Back-to-back global crises have set back human development by five years, a new report by a United Nations agency has warned.
The UN Development Programme (UNDP) said on Thursday that, for the first time since its creation in 1990, the Human Development Index (HDI) has declined for two consecutive years straight in 2020 and 2021 amid crises such as COVID-19 and the war in Ukraine – HDI being a measure of countries’ life expectancies, education levels and standards of living.
“What we see is an unprecedented decline,” the UNDP’s Ulrika Modeer told Al Jazeera.
“The world has definitely seen such challenges before. We have seen pandemics, wars, affecting more than one country actually the entire world. But what has happened now and what is represented in the report is an uncertainty complex,” she said. “So many of these challenges happening at the same time”.
HDI has steadily risen for decades, but began sliding in 2020 and continued its fall last year, erasing the gains of the preceding five years, the paper said.
The UNDP said nine out of 10 countries recorded a decline in their HDI score in either 2020 or 2021 and more than 40 percent declined in both years, with the lives of people in South Sudan, Chad and Niger declining the most.
“If you look at the countries at the bottom of this list, there’s one common factor – and that is conflicts,” said Al Jazeera’s Hiba Morgan, who has extensively covered events in some of these countries.
“There is another factor that is common amongst those three countries that are on the bottom of the list and that is the impact of climate change. We’ve seen South Sudan facing floods for three consecutive years that has led to the displacement of tens of thousands of people that has submerged dozens of villages in various states around the country.”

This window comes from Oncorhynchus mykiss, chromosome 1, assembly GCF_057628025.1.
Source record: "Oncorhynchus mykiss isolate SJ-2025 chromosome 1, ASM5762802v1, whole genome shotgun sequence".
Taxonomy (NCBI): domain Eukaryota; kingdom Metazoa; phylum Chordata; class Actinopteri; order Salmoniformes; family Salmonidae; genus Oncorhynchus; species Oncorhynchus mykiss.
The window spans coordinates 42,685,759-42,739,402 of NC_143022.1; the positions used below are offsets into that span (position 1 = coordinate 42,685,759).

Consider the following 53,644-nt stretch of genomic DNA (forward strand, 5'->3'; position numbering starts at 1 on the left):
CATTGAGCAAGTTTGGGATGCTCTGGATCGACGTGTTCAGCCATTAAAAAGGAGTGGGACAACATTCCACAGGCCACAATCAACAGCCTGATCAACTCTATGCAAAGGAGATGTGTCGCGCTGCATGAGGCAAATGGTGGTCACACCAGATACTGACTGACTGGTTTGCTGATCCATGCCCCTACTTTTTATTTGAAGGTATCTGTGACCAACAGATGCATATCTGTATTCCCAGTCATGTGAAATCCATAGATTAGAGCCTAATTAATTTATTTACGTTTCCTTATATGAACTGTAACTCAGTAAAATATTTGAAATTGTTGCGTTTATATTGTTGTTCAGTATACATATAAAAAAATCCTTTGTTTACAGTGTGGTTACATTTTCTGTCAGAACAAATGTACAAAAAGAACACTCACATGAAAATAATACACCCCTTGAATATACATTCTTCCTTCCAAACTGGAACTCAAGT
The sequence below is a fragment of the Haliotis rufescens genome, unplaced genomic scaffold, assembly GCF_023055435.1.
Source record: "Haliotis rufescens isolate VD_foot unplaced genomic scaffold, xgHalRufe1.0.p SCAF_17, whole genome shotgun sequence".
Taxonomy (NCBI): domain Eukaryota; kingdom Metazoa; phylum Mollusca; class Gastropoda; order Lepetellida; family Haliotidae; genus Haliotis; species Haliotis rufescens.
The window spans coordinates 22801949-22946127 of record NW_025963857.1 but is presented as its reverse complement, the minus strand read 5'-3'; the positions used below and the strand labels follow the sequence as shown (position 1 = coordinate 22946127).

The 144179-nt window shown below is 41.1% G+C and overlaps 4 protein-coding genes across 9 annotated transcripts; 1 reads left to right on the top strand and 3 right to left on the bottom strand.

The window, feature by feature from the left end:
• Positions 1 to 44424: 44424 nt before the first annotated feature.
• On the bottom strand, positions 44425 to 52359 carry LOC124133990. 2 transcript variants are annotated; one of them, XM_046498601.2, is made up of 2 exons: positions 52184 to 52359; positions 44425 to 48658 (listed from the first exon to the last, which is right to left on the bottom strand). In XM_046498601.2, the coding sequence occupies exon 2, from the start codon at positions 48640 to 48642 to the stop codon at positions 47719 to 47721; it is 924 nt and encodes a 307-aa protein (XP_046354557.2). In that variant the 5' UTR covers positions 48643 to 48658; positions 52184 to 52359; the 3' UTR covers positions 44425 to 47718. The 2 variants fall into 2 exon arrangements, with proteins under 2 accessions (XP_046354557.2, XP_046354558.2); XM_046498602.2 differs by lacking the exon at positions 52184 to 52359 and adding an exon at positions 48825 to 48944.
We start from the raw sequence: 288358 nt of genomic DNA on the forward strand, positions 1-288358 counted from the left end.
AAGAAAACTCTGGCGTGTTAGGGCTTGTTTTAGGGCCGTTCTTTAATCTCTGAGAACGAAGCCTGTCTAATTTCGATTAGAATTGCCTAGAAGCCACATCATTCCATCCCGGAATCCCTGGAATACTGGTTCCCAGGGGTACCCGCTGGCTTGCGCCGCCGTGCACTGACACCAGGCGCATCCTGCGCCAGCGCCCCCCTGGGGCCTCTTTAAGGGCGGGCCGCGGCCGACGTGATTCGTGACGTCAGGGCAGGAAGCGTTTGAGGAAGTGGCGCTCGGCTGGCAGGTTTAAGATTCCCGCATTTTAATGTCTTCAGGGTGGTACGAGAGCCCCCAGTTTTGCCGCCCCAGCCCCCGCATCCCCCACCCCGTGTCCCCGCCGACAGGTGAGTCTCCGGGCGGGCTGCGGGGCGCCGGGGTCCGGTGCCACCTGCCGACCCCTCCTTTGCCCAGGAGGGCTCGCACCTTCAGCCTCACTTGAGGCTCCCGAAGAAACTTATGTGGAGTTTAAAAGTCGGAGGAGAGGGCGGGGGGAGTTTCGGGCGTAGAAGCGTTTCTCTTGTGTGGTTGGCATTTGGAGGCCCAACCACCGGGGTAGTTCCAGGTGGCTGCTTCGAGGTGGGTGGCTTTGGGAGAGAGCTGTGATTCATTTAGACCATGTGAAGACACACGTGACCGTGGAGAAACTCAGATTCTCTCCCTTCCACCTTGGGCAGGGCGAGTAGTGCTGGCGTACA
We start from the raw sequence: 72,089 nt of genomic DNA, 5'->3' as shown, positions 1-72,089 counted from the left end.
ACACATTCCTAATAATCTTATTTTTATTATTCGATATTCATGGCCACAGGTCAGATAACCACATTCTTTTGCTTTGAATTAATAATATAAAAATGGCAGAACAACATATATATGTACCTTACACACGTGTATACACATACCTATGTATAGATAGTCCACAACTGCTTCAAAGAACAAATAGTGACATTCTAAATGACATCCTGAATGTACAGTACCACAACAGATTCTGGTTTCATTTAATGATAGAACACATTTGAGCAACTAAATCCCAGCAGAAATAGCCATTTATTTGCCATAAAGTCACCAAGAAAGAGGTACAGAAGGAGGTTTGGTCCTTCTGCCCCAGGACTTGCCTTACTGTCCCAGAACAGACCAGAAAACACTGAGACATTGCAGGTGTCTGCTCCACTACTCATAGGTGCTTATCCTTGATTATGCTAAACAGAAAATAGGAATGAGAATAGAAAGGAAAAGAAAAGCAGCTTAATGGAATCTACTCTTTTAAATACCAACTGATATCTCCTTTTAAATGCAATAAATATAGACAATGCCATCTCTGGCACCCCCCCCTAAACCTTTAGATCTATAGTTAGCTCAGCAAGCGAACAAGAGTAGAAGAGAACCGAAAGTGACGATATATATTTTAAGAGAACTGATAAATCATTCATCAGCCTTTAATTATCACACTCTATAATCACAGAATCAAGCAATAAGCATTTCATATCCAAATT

According to the ranking, Switzerland comes in as the most highly developed country in the world, with a value of 0.962, and nearly ties
with Norway and Iceland.
In the first report in 1990, the United States came out on top, but has now slipped to 21st place.
“The world is scrambling to respond to back-to-back crises. We have seen with the cost of living and energy crises that, while it is tempting to focus on quick fixes like subsidising fossil fuels, immediate relief tactics are delaying the long-term systemic changes we must make,” Achim Steiner, UNDP administrator, said.
“We are collectively paralysed in making these changes. In a world defined by uncertainty, we need a renewed sense of global solidarity to tackle our interconnected, common challenges.”
The coronavirus pandemic was a major driver of the decline, but the report noted a compounding number of crises – political, financial and clmate-related – have not allowed time for populations to recover.
While some countries had begun to recover from the pandemic, many others in Latin America, Africa, South Asia and the Caribbean had not yet turned the corner before a new crisis hit: the war in Ukraine.
While the fallout from Russia’s invasion of Ukraine on food and energy security has not yet been calculated into this year’s index, “without any doubt, the outlook for 2022 is grim”, Steiner said.
A large contributor to the HDI’s decline is a global drop in life expectancy – down from 73 years in 2019 to 71.4 years in 2021.
The report also described how transformational forces, such as climate change, globalisation and political polarisation, present humanity with a complex level of uncertainty “never seen in human history”, leading to rising feelings of insecurity.
“We are living through very distressing times, whether it is a world underwater, a world with no water, a world on fire or a world in the midst of the pandemic,” Steiner said.
But the report struck a positive note as well, saying that improvements could be made by focusing on three main areas: investments in renewable energy and preparation for future pandemics, insurance to absorb shocks and innovations to strengthen the capacity to cope with future crises.
“To navigate uncertainty, we need to double down on human development and look beyond improving people’s wealth or health,” says UNDP’s Pedro Conceicao, the report’s lead author. “These remain important. But we also need to protect the planet and provide people with the tools they need to feel more secure, regain a sense of control over their lives and have hope for the future.”